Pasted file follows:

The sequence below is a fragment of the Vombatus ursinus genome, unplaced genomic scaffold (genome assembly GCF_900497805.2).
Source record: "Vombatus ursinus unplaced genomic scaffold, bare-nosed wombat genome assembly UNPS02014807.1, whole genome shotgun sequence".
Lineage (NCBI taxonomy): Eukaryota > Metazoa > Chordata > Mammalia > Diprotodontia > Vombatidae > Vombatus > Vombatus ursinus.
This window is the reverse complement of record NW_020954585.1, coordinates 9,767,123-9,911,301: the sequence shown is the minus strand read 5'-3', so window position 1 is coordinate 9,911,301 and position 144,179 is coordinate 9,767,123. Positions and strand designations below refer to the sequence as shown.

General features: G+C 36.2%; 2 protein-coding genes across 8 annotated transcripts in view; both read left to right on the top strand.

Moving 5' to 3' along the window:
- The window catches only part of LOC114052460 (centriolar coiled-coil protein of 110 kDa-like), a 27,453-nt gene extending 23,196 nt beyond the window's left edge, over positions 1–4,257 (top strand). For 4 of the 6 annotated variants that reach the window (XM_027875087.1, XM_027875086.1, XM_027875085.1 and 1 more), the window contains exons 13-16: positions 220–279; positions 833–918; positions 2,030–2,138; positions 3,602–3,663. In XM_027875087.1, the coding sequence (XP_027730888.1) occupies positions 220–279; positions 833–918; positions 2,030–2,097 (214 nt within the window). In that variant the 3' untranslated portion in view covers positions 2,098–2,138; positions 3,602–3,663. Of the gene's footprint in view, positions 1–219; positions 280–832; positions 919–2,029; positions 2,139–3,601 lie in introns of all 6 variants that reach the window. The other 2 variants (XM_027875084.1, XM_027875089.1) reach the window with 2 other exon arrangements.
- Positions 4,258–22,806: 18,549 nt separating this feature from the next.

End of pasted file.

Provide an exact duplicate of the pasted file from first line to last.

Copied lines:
The sequence below is a fragment of the Vombatus ursinus genome, unplaced genomic scaffold (genome assembly GCF_900497805.2).
Source record: "Vombatus ursinus unplaced genomic scaffold, bare-nosed wombat genome assembly UNPS02014807.1, whole genome shotgun sequence".
Lineage (NCBI taxonomy): Eukaryota > Metazoa > Chordata > Mammalia > Diprotodontia > Vombatidae > Vombatus > Vombatus ursinus.
This window is the reverse complement of record NW_020954585.1, coordinates 9,767,123-9,911,301: the sequence shown is the minus strand read 5'-3', so window position 1 is coordinate 9,911,301 and position 144,179 is coordinate 9,767,123. Positions and strand designations below refer to the sequence as shown.

General features: G+C 36.2%; 2 protein-coding genes across 8 annotated transcripts in view; both read left to right on the top strand.

Moving 5' to 3' along the window:
- The window catches only part of LOC114052460 (centriolar coiled-coil protein of 110 kDa-like), a 27,453-nt gene extending 23,196 nt beyond the window's left edge, over positions 1–4,257 (top strand). For 4 of the 6 annotated variants that reach the window (XM_027875087.1, XM_027875086.1, XM_027875085.1 and 1 more), the window contains exons 13-16: positions 220–279; positions 833–918; positions 2,030–2,138; positions 3,602–3,663. In XM_027875087.1, the coding sequence (XP_027730888.1) occupies positions 220–279; positions 833–918; positions 2,030–2,097 (214 nt within the window). In that variant the 3' untranslated portion in view covers positions 2,098–2,138; positions 3,602–3,663. Of the gene's footprint in view, positions 1–219; positions 280–832; positions 919–2,029; positions 2,139–3,601 lie in introns of all 6 variants that reach the window. The other 2 variants (XM_027875084.1, XM_027875089.1) reach the window with 2 other exon arrangements.
- Positions 4,258–22,806: 18,549 nt separating this feature from the next.